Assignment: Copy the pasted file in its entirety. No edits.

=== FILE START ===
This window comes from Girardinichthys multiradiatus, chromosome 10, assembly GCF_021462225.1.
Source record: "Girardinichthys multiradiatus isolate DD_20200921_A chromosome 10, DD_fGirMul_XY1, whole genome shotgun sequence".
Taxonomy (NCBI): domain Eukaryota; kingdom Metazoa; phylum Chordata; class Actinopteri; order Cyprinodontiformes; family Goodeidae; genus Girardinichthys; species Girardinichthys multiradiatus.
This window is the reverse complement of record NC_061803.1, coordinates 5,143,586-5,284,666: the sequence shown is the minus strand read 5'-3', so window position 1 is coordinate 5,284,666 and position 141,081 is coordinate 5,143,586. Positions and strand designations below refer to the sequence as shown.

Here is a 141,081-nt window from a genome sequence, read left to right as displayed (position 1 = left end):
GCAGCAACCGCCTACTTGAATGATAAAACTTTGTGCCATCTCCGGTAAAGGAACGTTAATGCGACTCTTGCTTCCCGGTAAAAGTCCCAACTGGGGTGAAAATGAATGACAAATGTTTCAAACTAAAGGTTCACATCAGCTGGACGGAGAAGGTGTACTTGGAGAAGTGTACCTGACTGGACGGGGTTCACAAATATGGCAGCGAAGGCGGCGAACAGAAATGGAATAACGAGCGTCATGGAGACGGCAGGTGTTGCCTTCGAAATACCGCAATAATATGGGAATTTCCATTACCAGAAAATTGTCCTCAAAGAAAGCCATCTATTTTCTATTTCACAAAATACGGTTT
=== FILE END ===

This window comes from Girardinichthys multiradiatus, chromosome 10, assembly GCF_021462225.1.
Source record: "Girardinichthys multiradiatus isolate DD_20200921_A chromosome 10, DD_fGirMul_XY1, whole genome shotgun sequence".
Taxonomy (NCBI): domain Eukaryota; kingdom Metazoa; phylum Chordata; class Actinopteri; order Cyprinodontiformes; family Goodeidae; genus Girardinichthys; species Girardinichthys multiradiatus.
This window is the reverse complement of record NC_061803.1, coordinates 5,143,586-5,284,666: the sequence shown is the minus strand read 5'-3', so window position 1 is coordinate 5,284,666 and position 141,081 is coordinate 5,143,586. Positions and strand designations below refer to the sequence as shown.

Here is a 141,081-nt window from a genome sequence, read left to right as displayed (position 1 = left end):
GCAGCAACCGCCTACTTGAATGATAAAACTTTGTGCCATCTCCGGTAAAGGAACGTTAATGCGACTCTTGCTTCCCGGTAAAAGTCCCAACTGGGGTGAAAATGAATGACAAATGTTTCAAACTAAAGGTTCACATCAGCTGGACGGAGAAGGTGTACTTGGAGAAGTGTACCTGACTGGACGGGGTTCACAAATATGGCAGCGAAGGCGGCGAACAGAAATGGAATAACGAGCGTCATGGAGACGGCAGGTGTTGCCTTCGAAATACCGCAATAATATGGGAATTTCCATTACCAGAAAATTGTCCTCAAAGAAAGCCATCTATTTTCTATTTCACAAAATACGGTTT